Lakeland, Fla. – Derek Hill looked at the day’s hitting assignments, did a double-take, shook his head, looked again, and then raised his arms in an exaggerated, you’ve-got-to-be-kidding-me kind of shrug.
This was Monday. First official full-squad workout. First live batting practice session. And Hill, the Tigers’ first-round pick in 2014 competing in his first big-league camp, drew right-hander Nolan Blackwood – he with the wicked sidearm delivery where every pitch to a right-handed hitter looks like it’s coming at the side of your head.
“Thanks for that,” Hill said with his usual sheepish grin, knowing if that was the worst thing that happened to him that day, he’d be just fine.
That Hill has been in the organization since 2014 and is in his first big-league camp tells you a little something about his journey. It’s been long and it’s been fraught. He’s been on the injured list seven times with an assortment of leg injuries early in his career and then, in August 2016, he had Tommy John surgery on his right elbow.
For all the promise when the Tigers took him with the 23rd overall pick and paid him $2 million to keep him from enrolling at the University of Oregon, Hill has played more than 100 games in just two seasons (the last two) and hasn’t played above Double-A.
And yet, he just turned 24 and played well enough at Erie last season for the Tigers to put him on the 40-man roster and bring him to camp.
“I was sweating that a little bit,” Hill said of the possibility of the Tigers releasing him this offseason. “But at the same time, you worrying about it isn’t going to change anything. You just control what you can control, and I went out there last year and did everything to the best of my ability.
“Thank God it worked out for me, but if it didn’t, another path would’ve opened up.”
Before you doom Hill to the pile of failed first-round picks, understand that he may be, right now, the best defensive outfielder in the Tigers’ camp. Check out the highlight reel he produced at Erie last season. He also may be the best base stealer in camp – though he’d get a good fight from JaCoby Jones, Niko Goodrum and others.
The bat and the injuries have slowed his ascent through the system but he’s doing his level best not to let that define him.
“Everybody’s journey is different,” Hill said. “You can’t really look to your next door neighbor or anything like that. You keep your blinders on and whenever you get there, you get there. Keep your head down and just grind.
“Grind your face off until you get there.”
Not for nothing, Torii Hunter spent seven years in the minor leagues before firmly establishing himself in the big leagues. Baseball is hard.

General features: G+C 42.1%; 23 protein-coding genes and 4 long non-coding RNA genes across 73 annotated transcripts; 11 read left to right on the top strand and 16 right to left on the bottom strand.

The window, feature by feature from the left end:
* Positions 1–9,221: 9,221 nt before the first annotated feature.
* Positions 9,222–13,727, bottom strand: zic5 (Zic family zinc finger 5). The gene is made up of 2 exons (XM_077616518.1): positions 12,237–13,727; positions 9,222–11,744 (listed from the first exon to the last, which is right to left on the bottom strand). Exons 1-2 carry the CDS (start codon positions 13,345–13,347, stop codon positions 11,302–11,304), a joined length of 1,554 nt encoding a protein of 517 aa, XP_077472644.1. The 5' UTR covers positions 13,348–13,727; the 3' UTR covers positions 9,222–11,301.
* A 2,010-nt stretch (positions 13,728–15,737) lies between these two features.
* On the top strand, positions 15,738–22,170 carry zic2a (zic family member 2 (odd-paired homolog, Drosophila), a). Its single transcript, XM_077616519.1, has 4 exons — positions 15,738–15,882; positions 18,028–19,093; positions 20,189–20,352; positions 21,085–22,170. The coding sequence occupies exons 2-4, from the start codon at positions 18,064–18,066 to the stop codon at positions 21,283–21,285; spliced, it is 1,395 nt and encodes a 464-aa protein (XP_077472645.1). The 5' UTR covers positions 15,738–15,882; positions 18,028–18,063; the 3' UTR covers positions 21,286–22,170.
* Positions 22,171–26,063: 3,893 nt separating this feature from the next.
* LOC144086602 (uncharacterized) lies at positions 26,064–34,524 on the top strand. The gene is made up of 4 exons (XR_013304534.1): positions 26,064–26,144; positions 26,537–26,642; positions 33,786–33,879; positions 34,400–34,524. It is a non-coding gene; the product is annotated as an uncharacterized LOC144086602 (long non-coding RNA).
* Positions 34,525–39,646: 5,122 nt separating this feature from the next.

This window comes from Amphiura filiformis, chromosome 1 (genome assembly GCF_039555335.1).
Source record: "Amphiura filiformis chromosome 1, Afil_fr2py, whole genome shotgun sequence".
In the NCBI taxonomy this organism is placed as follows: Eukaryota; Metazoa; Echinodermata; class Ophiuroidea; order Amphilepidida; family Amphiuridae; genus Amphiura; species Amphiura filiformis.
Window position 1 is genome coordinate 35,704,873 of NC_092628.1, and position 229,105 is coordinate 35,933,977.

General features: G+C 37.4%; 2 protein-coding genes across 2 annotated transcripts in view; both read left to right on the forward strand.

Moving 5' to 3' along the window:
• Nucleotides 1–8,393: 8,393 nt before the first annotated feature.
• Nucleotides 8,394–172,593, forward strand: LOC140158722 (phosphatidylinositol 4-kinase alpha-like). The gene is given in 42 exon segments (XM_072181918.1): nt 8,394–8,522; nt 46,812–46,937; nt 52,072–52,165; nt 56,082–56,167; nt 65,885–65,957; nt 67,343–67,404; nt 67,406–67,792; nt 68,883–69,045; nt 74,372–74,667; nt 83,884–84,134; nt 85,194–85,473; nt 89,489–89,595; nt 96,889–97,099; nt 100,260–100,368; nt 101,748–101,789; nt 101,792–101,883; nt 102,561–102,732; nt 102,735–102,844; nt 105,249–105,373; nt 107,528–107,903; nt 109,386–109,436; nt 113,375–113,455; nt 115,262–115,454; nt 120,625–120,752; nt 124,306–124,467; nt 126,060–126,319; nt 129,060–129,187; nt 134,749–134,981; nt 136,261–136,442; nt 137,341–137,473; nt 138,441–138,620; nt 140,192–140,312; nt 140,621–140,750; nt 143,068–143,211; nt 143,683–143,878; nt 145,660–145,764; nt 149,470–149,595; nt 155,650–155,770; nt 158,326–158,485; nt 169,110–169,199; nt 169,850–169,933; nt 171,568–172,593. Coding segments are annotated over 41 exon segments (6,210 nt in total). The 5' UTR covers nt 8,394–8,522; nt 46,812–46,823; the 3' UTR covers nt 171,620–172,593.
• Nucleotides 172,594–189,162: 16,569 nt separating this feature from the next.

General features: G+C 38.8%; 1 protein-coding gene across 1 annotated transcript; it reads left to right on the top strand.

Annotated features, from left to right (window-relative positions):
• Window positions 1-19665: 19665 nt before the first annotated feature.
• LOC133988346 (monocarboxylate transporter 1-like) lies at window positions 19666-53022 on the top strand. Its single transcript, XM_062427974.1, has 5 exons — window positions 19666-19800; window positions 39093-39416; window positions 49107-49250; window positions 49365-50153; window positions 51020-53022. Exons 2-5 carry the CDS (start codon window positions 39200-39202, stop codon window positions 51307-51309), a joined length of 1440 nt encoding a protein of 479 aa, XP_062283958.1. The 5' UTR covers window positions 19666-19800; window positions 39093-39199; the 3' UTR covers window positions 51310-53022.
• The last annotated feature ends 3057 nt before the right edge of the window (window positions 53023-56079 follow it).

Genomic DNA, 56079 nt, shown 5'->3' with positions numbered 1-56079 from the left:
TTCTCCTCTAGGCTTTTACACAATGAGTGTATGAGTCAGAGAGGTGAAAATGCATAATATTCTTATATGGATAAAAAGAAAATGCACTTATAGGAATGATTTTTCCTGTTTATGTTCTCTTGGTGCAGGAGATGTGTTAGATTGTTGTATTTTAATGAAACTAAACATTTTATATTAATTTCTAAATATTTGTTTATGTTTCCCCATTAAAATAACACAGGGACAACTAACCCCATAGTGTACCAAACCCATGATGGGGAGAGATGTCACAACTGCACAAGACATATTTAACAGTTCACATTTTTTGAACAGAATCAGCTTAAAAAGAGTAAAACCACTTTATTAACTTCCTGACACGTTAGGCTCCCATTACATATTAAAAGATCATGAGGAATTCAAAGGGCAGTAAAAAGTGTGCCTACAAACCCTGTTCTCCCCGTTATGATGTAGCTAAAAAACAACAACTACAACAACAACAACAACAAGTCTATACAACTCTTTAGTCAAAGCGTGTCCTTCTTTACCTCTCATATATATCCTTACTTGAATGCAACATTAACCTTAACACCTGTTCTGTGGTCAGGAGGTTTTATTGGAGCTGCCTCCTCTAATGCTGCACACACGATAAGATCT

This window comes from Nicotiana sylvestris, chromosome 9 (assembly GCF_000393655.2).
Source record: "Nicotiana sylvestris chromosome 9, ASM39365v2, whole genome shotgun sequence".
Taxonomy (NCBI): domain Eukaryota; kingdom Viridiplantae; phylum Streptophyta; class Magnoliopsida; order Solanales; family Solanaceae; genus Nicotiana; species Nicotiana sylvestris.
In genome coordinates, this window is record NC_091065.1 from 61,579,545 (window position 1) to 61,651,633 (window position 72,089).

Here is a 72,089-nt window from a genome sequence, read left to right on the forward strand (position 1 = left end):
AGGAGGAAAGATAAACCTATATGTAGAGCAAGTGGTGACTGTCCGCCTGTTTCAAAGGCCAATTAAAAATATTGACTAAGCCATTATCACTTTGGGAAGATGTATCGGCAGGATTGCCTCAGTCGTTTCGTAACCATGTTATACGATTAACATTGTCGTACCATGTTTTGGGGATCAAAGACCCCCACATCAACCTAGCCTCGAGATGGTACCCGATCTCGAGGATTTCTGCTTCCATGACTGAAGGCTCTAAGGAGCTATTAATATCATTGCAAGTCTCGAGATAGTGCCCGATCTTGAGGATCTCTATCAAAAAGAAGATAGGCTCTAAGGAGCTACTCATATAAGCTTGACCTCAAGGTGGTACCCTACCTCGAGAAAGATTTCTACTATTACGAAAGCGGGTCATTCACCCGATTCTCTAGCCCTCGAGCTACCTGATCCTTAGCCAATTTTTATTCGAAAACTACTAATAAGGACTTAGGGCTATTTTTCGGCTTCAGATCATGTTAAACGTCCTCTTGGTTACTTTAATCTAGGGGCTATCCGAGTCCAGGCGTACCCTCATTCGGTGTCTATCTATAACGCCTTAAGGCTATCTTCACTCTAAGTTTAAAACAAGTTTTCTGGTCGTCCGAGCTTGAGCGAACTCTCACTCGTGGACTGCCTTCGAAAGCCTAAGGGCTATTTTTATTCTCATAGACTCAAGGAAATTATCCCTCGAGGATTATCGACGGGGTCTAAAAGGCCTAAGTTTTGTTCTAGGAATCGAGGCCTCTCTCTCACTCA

“Obviously, it’s been a long road with the injuries and whatnot,” Hill said. “But I feel like the last couple of years I’ve progressed pretty good. … I’ve probably made more progress in the last two years than I did in the four previous years. But I still have a long way to go.”
Hill has been healthy. He’s grown stronger, more confident. He hit 14 home runs at Erie last year, one more than he hit in his previous five years combined. He’s not fighting the expectations of others as much as he used to, not bearing the weight of the Tigers’ poor draft grades in past years.
He has, in short, matured.
“I feel like it’s just something you have to go through and figure out yourself,” Hill said. “People can tell you how to do it, but unless you go through it, it won’t matter. The injuries and everything I went through helped me grow mentally.
“Coming in I thought I was mature, but not very, very mature. I feel like those injuries helped me grow up. I had to really learn responsibility.”
At 18, 19, 20, if Hill didn’t feel like stretching before a game or practice, he didn’t. If he didn’t feel like doing a drill or taking extra batting practice, he didn’t.
“Before you just showed up and played,” he said. “I didn’t need to stretch or whatever, blah, blah, blah. And then you get a couple of injuries here and there and you aren’t playing every day and it’s like, ‘OK, I need to kind of get my act together.’
“I feel like I really have.”
His mettle was tested severely during his 18 months of rehab following Tommy John surgery. He refused to let himself go dark.
“You can’t just focus on the bad,” he said. “Every single day during rehab, it was like, one day closer. That’s the mindset you’ve got to come in with. If you think about like, man, it’s still 10 months out (from getting back), you can start spiraling.
“But if you keep thinking you are one day closer every single day, then you get through.”
It’s not clear where Hill will start the season. Assuming Jones, Cameron Maybin, Victor Reyes, Christin Stewart and possibly Jorge Bonifacio go north with the Tigers, Hill would be contending with Daz Cameron, Jose Azocar, Travis Demeritte, Troy Stokes Jr., Jacob Robson, Danny Woodrow and Cam Gibson for outfield spots at Triple-A Toledo.
“Where ever they tell me to go, I will just go out and showcase what I have and go have fun with my guys,” he said.
Bottom line, he’s put himself back in the organizational plans and after all these years, all the pain and frustration, he still loves the game.
“I’m getting paid some money to do what I grew up loving,” Hill said. “I know everybody says that, but at the end of the day I get to come and play baseball every single day. And when you take all the major injuries that I’ve had and you have all the time away from the game where you can’t do anything – it puts it in perspective to where you don’t take it for granted.
“It’s really hit home for me. Every day you better come and play like it’s your last, because it might be. You are always one injury away from playing your last game.”
That is wisdom. Hard-earned wisdom.